Only in the area of property do I see a disconnect. It should be patently clear that buildings owned by congregations but used for secular purposes (e.g. schools, hospitals, shelters and the like) do not qualify for a religious exemption from tax. Clergy residences are in a gray area, but typically would not qualify either (at least in this country). Purely religious structures, such as churches, mosques, synagogues and missions normally would. I really see no reason why this should be, but the actual impact on municipal revenue is likely negligible.


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ZenDen
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02 Sep 2015, 11:20 am

0_equals_true wrote:
ZenDen wrote:
I used to think churches should not pay taxes, per our original founding father's ideas. It seemed like a good idea: The government wouldn't try to involve themselves with religion and religion would be separate from government. A mutual "hands off" policy


How is separation of church an state consistent with churches not paying tax? I think you may have misunderstood the concept of your forefathers. On the contrary.

The point of separation of church an state is that the state doesn't endorse theistic rules or interfere with religious matters. This Principle has been widely breached especially since the cold war.


Or perhaps YOU don't have as good a grasp of U.S. history as you think you do?

I suppose YOUR forefathers (?) may have been happy with a Church of England or some such other messy arrangement. But I'm sure, from European example, OUR fathers knew better and therefore by not taxing religion they made sure there were no lingering connections....government did not tithe the church; simple as that. And that's the way it's been since.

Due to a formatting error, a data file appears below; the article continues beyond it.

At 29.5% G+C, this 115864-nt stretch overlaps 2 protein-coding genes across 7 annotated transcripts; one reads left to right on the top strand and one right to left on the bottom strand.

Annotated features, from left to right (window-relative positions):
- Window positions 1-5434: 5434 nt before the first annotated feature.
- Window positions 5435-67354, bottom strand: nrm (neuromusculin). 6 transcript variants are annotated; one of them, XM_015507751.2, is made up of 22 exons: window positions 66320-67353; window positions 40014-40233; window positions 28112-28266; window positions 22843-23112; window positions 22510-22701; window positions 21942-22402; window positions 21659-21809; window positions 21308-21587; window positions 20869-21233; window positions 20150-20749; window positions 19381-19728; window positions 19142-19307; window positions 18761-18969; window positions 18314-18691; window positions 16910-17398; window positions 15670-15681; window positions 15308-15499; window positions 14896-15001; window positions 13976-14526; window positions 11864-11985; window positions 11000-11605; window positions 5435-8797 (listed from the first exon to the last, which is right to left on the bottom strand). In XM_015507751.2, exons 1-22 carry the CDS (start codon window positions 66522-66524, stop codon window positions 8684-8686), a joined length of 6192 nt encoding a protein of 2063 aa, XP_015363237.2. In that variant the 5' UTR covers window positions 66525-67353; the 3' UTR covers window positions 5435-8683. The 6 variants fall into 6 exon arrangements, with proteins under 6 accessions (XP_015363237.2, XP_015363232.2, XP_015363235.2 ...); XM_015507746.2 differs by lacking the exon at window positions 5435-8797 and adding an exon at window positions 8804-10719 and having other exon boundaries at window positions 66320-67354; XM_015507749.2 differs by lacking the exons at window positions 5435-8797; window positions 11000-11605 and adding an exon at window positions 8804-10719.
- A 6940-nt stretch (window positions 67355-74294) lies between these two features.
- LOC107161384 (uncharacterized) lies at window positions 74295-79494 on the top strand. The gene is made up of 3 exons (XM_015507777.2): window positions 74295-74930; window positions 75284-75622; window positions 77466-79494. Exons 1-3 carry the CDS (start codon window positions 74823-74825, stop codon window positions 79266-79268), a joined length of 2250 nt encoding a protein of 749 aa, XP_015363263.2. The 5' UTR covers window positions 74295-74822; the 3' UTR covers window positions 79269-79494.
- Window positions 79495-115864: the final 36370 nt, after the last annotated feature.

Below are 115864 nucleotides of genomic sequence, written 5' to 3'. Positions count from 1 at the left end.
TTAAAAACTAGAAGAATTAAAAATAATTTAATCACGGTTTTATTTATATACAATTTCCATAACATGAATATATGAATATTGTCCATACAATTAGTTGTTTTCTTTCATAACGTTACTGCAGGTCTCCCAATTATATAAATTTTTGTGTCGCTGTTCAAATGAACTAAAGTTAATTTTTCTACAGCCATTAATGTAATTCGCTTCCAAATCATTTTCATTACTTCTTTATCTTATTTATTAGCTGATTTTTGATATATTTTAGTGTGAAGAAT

There are other differences between the U.S. and other countries as well.....it's all in books/online if you're interested (I wouldn't be).



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02 Sep 2015, 11:32 am

Legally speaking, Churches are a not-for-profit.org like so many others. If you pull the tax exempt status of religious institutions, you have to pull the status of all nonprofits. And as far as getting involved in politics goes, most churches do not politicize the pulpit, and even those that do you would either have to let them continue or deprive all not-for-profits from getting involved in the political process. What's your choice?


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Grebels
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02 Sep 2015, 1:19 pm

Sorry if this is going off topic, but the UK state does appoint C of E Bishops, The Queen then approves. Bishops have seats in The House of Lords and therefore have votes as lawmakers. That's quite a bit of state involvement both ways.



glebel
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02 Sep 2015, 1:54 pm

Grebels wrote:
Sorry if this is going off topic, but the UK state does appoint C of E Bishops, The Queen then approves. Bishops have seats in The House of Lords and therefore have votes as lawmakers. That's quite a bit of state involvement both ways.

Hence the strong reaction against government interference in religion (and vice-versa) in the U.S. Constitution.


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GnosticBishop
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02 Sep 2015, 2:14 pm

slave wrote:
I don't know about every country in the world, but I know that it is common for churches to not pay taxes.
How do you regard this issue?


Religions are just selling fairy ales for adults.

Churches are thus just there to entertain us and should pay taxes just like any other entertainment center or business.

I do recognize that they sometime do charitable work, but like most charities, most of what they collect never gets used for charitable work and just goes to cover their own salaries and expenses. They are thus basically frauds and should pay taxes.